Here are two more books to read if you want to be a top-notch copywriter: "Scientific Advertising" by Claude C. Hopkins. It was written in the 1920s. Its message can be summed up in three words: "Advertising is salesmanship." In short, write to SELL. And sell hard. Study the direct marketing professionals. DM copywriters know how to sell.

Another book to read is David Ogilvy's classic "Ogilvy On Advertising." There isn't a finer book in print to teach one what the world of advertising is all about.

Finally, a bonus book: Seth Godin's "Permission Marketing." Once you grasp the message of that book, you'll be prepared to tackle any assignment with wisdom and uncanny insights. (Actually, anything by Seth Godin is worth reading. The man is a marketing genius.)

(END PART TWO.)

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Bill in Hudsonville, Michigan

75 months ago

(BEGIN PART THREE OF THREE.)

What would be helpful to know, Cynthia, is what you mean by "copywriter." In other words, what do you intend to do with your skills? How will you apply yourself? In an agency? In a corporation? And in what tactical way -- On the web? Print? TV/Radio? Mail? Ads?

What's behind your question?

If you ask me, someone with experience has more insight into the human condition than a fresh-faced college graduate. So if you're the "over 40" person to whom you refer, I'd say go for it. College will teach you terms and applications. It won't necessarily give you the talent. I sometime teach at a nearby university. I've had many students in advertising/PR who could barely string a sentence together. So the degree is not the differentiator. It's the person's innate talent.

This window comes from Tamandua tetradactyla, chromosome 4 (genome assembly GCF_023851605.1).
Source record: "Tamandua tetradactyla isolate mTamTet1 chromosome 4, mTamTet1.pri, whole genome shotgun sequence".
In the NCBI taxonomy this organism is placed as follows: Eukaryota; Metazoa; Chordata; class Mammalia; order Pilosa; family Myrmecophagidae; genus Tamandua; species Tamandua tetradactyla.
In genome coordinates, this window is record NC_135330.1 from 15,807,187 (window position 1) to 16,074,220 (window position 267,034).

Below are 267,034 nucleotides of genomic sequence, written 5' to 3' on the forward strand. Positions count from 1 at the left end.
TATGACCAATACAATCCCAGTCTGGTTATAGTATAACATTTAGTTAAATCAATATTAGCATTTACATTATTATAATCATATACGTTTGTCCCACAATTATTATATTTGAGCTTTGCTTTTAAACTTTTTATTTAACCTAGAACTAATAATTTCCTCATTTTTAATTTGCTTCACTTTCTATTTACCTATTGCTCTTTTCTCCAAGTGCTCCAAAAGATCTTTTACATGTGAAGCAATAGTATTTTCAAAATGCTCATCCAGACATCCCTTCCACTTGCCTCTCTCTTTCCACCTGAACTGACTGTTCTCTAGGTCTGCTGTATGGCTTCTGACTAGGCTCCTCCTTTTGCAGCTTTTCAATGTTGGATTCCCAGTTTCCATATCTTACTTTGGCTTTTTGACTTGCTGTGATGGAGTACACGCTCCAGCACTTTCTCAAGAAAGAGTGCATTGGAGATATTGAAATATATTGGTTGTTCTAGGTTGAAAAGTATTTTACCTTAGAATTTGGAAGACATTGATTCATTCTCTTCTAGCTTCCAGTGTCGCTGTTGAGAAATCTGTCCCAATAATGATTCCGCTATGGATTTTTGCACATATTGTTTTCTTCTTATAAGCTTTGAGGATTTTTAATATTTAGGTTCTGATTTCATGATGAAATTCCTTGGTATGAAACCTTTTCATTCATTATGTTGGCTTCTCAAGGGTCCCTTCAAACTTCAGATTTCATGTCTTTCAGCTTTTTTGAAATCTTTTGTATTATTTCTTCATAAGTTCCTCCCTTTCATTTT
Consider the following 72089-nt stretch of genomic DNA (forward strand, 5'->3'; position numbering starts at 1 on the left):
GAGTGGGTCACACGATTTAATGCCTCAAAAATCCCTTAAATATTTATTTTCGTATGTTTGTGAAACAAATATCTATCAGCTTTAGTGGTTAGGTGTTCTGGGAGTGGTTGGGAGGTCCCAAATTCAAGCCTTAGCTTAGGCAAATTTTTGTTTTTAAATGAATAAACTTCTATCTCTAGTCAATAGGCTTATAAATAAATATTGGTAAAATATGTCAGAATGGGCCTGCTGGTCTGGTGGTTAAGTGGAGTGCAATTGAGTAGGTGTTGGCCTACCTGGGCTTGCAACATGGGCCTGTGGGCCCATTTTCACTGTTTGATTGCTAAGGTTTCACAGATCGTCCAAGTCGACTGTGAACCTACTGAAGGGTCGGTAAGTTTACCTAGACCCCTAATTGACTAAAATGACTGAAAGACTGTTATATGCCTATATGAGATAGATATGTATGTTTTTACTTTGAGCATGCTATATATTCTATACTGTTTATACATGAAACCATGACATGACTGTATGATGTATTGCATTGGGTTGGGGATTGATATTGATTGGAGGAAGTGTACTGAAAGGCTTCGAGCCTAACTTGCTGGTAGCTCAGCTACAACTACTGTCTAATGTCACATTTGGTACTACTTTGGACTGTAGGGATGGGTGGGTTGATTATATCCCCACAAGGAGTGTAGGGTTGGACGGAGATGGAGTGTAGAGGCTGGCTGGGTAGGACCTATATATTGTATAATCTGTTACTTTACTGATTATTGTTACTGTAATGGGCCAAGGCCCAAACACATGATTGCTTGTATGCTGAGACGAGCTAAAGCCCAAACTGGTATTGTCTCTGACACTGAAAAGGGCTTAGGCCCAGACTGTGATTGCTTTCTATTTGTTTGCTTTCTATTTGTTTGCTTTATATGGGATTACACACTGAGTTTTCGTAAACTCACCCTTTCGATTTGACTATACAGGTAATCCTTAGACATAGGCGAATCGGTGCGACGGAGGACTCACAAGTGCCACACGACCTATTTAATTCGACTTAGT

I guess what I'm saying is this: You can be a copywriter without the degree. But the degree will more than likely get you in the door. Reciprocally, not having the degree will keep the door closed to you. HR departments today are without street smarts. They operate by formula and guidelines. Precedents. Gone are the days of someone spotting your talent and saying, "Hey! You're just what we need. Report to work on Monday." The hiring process today -- because everyone is out of work -- drags on for weeks. Sometimes months. And competition is fierce. Almost cutthroat. In the end, a company would rather play it safe than take any chances. Hence, hiring someone whose resume fits neatly into the prescribed formula rather than hiring someone whose resume appears to be an unknown or slightly off the beaten path.

One more thing. If you've written for all of your years -- screenplays, poems, articles, reviews, etc. -- you've likely developed something fresh-faced grads don't have: discipline. You know what writing takes. You've paid your dues. You've honed your chops. That, in my book, is vastly more important.

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M in Hampton, Virginia

75 months ago

Bill, what a WONDERFUL post! I am a freelance writer but it's almost impossible for me to find a full time paying writing gig without a degree, much less get anyone to call me back. They all want a BS in English or journalism minimum. Even though I have tons of experience and a professional portfolio, they won't even give me the time of day.

I did really enjoy your post, Thanks for the inspiration and encouragement.

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zeech in Pompano Beach, Florida

75 months ago

I started a career as a copywriter at age 46. If you have done writing in your past, any type of writing, you need to highlight this on your resume. I was lucky enough to find someone who was willing to give me a chance. Don't give up. Do freelance if you have to to get some portfolio pieces.

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Cynthia in Park Forest, Illinois

75 months ago

Bill,